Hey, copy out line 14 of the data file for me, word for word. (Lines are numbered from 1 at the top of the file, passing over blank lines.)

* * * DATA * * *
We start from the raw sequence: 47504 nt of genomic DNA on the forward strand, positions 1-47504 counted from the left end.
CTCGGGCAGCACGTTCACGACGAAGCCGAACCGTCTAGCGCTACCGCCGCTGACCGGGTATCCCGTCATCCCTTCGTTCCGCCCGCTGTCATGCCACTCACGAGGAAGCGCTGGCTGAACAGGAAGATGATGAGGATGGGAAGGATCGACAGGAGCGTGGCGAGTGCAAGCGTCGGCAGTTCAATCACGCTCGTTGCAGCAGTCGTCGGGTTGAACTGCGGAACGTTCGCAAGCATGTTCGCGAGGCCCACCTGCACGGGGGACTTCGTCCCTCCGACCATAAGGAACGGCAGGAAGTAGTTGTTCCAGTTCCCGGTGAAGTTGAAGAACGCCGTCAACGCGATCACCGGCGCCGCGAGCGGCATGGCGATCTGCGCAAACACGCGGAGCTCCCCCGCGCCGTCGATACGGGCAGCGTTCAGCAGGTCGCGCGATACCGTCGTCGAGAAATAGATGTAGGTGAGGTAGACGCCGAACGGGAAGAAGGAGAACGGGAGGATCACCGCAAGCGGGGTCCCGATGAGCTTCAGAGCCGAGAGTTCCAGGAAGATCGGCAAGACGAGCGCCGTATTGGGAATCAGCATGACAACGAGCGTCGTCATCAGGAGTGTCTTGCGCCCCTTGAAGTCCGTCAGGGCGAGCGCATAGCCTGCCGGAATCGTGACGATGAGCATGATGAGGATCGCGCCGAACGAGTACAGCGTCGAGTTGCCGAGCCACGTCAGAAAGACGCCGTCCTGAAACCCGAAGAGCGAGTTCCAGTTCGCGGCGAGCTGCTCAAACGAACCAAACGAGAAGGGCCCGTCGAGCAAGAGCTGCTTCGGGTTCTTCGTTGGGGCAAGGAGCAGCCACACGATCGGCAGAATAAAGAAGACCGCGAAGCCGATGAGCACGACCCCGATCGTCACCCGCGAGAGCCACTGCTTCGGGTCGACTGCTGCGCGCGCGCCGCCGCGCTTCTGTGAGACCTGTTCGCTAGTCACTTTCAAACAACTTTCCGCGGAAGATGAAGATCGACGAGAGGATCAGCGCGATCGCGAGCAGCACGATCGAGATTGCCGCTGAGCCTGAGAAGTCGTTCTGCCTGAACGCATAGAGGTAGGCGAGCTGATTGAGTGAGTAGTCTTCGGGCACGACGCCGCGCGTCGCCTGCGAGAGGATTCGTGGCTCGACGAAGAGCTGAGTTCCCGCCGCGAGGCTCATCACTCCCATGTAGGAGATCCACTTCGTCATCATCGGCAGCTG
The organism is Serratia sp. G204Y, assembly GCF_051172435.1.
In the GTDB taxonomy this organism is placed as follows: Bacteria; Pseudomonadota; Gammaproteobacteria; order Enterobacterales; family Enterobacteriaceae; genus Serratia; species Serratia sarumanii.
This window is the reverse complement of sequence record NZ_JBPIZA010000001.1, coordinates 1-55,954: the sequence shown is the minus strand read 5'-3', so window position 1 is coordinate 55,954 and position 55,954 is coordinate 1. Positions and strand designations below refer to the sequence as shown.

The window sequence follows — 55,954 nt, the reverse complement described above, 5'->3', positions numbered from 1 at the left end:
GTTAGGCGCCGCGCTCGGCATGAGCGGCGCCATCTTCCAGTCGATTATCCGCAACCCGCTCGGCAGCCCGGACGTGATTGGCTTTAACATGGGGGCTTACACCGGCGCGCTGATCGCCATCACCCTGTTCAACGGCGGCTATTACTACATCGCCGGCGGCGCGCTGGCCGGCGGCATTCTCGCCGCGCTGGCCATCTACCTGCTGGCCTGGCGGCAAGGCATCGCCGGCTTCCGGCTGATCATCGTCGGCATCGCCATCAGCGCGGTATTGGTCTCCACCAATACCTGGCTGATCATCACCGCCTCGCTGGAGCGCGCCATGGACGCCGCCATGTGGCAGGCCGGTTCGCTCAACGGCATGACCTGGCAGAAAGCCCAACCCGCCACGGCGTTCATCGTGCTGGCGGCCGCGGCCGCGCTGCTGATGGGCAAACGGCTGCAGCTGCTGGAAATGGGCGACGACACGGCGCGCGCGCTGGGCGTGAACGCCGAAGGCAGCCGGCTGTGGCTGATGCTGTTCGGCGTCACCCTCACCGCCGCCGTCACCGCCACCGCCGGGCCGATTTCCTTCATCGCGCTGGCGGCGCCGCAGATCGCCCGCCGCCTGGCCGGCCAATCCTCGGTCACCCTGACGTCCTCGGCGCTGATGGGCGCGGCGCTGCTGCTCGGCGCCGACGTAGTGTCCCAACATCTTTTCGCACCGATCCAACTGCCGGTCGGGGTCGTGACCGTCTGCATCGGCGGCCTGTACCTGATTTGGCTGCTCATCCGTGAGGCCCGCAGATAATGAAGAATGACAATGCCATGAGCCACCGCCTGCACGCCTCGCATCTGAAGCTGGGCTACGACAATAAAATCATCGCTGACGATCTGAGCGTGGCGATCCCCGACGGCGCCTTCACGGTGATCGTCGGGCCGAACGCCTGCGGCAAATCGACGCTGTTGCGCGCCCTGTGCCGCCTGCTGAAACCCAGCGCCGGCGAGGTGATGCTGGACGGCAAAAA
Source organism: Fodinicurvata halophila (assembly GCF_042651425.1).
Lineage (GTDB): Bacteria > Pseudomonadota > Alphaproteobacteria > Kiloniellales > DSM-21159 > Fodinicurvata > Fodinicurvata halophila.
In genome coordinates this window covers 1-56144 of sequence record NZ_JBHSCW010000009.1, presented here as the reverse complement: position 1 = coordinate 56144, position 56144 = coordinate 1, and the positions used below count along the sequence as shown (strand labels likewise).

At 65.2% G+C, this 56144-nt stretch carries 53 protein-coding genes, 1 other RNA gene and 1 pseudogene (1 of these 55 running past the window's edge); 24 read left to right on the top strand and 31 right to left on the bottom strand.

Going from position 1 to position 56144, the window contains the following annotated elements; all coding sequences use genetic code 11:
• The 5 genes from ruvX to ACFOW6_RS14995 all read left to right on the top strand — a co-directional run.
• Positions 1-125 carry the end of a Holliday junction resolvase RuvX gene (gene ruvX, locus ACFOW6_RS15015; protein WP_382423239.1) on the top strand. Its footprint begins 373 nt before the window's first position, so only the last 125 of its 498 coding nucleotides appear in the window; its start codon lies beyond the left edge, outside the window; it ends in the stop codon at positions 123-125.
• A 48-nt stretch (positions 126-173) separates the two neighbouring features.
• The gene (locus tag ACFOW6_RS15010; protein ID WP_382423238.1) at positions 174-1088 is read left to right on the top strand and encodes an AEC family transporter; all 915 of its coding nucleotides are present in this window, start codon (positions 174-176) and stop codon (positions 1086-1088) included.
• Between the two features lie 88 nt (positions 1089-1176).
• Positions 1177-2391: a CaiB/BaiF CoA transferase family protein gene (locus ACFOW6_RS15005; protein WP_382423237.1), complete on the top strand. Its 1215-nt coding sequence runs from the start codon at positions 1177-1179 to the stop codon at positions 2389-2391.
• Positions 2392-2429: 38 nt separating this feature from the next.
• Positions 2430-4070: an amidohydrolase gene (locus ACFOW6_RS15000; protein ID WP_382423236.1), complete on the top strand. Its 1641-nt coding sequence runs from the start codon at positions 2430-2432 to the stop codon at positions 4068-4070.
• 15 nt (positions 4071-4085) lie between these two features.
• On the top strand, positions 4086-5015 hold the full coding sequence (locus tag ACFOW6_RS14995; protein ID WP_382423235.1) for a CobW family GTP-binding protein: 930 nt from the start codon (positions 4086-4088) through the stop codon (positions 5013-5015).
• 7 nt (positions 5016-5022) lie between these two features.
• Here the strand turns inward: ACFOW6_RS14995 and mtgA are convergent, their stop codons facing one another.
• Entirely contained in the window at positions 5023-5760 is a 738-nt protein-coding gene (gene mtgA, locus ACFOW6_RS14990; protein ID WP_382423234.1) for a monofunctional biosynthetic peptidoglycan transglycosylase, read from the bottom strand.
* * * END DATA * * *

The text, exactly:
• Positions 1-125 carry the end of a Holliday junction resolvase RuvX gene (gene ruvX, locus ACFOW6_RS15015; protein WP_382423239.1) on the top strand. Its footprint begins 373 nt before the window's first position, so only the last 125 of its 498 coding nucleotides appear in the window; its start codon lies beyond the left edge, outside the window; it ends in the stop codon at positions 123-125.